The Department of Labor, however, has met its statutory obligations in issuing its Annual Safety Net Report of the Commissioner which provides the only public data on PPD cases classified since the 2007 reforms. Some quick takeaways:
- 70% of the total 577 PPD classifications within the timeframe measured were public employees and/or SIF claimants. DOL does not in the narrative that public employees have certain civil service protections that may aid in both classification and return to work.
- Table 11 cross-matches PPD claimants with Social Security Disability data and finds a high correlation between those who have received SSDI at all postinjury (67.7%) and those in current payment status with SSDI (48.3%).
- Just over 50% of all PPD NSL classifications were from two industry sectors: public administration and health care/social assistance.
- Degree of disability ranges as reported in Table 1 were from 5% to 99%; the categories used by DOL do not align with the categories in the statute so it is hard to draw conclusions without further information; with that caveat: 60% of the 577 classified fell within the 41-71% range; 20% fell between 71-80% degree of disability range; and 4% of PPD classifications were greater than 80%. (Don't tell anyone but does that sound like “moderate” to you?)
Earlier this month, the Social Security Administration released its 2010 Annual Statistical Supplement, which includes states' workers' comp data. The supplement data caught the eye of the Wall Street Journal for a different reason: New York is among the easiest of states to qualify for SSDI. Given the more than precarious state of the SSDI Trust Fund (some would say insolvency), the need for better state-level data to conduct better evaluations on the links between SSDI and WC couldn't be more needed.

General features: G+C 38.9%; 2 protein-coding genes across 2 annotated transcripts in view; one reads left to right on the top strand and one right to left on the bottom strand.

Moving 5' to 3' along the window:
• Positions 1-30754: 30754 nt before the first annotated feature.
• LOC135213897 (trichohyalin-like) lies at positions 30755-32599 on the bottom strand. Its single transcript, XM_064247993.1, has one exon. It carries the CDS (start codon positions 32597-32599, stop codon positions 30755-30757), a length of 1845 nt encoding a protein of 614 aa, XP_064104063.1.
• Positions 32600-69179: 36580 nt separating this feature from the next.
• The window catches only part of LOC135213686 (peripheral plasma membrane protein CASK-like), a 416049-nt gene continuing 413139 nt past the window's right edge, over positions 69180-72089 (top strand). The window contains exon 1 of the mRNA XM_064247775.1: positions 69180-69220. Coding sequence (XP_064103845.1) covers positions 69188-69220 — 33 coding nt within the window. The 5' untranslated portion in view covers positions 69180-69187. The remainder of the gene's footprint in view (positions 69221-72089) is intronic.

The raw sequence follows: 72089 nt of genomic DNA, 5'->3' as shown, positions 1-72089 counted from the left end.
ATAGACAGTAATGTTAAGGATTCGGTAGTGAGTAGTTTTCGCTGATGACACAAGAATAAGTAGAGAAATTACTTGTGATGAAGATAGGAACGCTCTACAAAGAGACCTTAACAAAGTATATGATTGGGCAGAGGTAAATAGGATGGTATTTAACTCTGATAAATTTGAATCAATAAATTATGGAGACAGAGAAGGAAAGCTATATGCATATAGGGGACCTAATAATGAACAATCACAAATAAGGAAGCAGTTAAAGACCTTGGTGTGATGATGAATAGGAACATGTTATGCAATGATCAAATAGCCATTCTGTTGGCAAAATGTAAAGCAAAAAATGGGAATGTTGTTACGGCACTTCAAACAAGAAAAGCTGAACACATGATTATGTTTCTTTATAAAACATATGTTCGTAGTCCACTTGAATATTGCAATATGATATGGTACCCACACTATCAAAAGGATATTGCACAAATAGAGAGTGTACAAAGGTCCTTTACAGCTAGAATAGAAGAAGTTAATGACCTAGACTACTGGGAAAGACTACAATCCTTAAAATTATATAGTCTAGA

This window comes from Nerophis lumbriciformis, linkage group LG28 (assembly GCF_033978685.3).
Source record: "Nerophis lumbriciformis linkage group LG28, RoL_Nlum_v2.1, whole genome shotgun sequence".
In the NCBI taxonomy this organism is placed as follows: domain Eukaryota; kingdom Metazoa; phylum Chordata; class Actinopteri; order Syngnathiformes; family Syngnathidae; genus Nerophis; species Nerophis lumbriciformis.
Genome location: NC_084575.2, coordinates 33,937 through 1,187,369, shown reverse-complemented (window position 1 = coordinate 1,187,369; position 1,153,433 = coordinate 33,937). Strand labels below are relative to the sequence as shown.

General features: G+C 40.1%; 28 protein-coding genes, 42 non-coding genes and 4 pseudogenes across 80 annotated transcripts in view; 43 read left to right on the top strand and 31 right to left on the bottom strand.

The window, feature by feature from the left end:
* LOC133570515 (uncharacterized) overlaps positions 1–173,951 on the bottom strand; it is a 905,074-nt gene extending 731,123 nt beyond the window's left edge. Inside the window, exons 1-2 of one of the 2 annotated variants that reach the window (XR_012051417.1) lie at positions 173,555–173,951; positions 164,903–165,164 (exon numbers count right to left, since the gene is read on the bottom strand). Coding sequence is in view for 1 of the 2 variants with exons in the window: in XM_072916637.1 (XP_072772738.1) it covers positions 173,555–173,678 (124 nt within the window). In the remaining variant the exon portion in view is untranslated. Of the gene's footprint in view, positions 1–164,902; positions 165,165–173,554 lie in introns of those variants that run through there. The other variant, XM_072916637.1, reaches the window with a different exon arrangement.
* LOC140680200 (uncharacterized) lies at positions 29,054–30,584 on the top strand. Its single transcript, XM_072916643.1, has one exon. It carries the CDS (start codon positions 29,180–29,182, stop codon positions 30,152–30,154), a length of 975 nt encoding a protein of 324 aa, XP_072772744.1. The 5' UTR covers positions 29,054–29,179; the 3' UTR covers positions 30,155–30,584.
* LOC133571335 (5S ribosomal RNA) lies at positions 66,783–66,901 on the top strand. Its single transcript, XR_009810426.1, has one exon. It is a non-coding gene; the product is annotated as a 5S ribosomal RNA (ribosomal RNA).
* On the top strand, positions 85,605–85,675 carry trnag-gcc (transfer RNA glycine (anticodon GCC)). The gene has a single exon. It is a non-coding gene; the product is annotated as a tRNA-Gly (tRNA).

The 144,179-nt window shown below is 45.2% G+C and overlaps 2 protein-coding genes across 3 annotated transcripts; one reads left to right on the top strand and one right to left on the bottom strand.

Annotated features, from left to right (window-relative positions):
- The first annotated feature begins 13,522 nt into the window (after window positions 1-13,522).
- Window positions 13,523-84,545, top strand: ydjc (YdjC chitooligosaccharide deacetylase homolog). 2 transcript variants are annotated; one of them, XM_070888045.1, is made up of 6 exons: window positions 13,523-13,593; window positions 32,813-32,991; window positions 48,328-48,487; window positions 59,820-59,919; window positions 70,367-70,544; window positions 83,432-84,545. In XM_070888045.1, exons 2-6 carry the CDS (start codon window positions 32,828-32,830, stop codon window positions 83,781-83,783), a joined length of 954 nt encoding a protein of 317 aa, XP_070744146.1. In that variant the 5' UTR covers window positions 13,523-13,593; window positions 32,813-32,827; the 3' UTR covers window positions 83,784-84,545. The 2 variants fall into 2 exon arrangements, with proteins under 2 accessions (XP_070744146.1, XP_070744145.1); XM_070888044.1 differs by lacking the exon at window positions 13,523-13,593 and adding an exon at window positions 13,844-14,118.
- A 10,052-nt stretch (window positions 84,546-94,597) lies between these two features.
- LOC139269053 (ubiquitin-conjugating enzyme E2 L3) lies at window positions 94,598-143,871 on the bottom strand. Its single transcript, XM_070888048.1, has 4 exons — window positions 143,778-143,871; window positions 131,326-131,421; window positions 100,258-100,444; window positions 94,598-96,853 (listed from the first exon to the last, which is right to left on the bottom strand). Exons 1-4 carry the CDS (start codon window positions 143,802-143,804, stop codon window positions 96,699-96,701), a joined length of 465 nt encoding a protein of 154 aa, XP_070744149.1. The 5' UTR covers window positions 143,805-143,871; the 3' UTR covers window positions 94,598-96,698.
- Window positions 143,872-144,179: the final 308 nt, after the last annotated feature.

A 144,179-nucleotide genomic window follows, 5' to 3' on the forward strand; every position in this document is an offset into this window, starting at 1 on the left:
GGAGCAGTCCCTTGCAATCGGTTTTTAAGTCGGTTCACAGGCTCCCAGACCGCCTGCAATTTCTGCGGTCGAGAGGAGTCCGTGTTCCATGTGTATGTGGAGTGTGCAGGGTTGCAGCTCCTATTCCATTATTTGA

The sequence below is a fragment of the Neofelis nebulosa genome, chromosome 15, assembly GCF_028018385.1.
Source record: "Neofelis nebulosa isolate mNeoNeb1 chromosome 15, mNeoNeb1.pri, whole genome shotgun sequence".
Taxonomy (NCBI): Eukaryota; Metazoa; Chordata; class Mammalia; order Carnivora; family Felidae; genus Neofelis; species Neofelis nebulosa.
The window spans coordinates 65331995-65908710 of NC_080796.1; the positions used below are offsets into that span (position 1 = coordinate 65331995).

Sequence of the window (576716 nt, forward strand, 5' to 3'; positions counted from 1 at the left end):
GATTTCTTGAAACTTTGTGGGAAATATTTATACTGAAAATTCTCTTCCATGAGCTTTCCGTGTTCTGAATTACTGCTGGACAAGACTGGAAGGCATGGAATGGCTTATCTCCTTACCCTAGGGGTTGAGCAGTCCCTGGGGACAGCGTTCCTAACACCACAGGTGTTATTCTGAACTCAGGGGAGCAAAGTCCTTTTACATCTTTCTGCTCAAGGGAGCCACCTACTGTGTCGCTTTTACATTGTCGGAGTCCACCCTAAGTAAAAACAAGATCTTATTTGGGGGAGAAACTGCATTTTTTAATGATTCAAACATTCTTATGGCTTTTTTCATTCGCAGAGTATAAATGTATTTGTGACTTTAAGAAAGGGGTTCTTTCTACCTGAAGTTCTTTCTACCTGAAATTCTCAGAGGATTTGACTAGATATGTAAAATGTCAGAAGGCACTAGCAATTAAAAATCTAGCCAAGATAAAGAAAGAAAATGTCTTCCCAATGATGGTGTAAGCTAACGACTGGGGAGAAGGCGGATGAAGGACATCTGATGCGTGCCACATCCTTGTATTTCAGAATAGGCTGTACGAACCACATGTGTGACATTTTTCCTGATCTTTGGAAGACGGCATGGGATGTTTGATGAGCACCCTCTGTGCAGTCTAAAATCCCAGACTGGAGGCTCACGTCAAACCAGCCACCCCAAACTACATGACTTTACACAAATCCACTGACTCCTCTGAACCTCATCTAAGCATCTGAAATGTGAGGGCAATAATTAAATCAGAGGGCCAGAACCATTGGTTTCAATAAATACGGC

The workgroup convened to write the Medical Treatment Guideline for Carpal Tunnel expects to complete its work in the next couple of weeks. Incorporate that MTG into the existing framework will be handled through regulation. This also opens the opportunity to propose modifications to the MTG process regulations that may have been well intended, but are in fact having unintended consequences.
The Board continues to convene its Attorney Fee Panel, which met at the request of the Chair starting last November. Ostensibly this group was to address two issues of concern o the Chair; the agenda which was never formalized by the chair morphed into a wish list for special interests. The group meets next on April 1 and although no agenda has yet been sent, some expect claimants' attorneys to present the need for guidance on the payment of attorney fees in variance cases. At the February meeting of the group, claimants' attorneys raised the issue related to the “volume” of work around variance requests and the lack of a process for them to get compensated. BCNYS will oppose any such fee and will continue to monitor closely activities of this ad-hoc Panel. The Board reports, FYI, that the preponderance of variance requests are from chiropractors and physical therapists.
With the issuance of the MTG on Carpal Tunnel, we're interested in hearing from members about Scheduled Loss of Use cases and any trends they may have noticed recently on these. Some members are reporting increased “class action” type SLU activity exacerbating outdated SLU guidelines and positing whether medical treatment advancements call for a revisiting of the schedules and their appropriateness.
The New York Times, in a piece focused on Washington State's Health Technology Assessment Committee, which is tasked with identifying which medical devices and procedures will be authorized for public employees, injured workers, and the state's Medicaid recipients. Some of the procedures not authorized by this Committee reflect some of the findings as well by those who developed New York's MTGs - which doesn't mean those whose practices are impacted will not be making noise.
And while I suspect many of you see cases each day that make you shake your head, this case from Montana takes to a new level how not to “get ready” for work.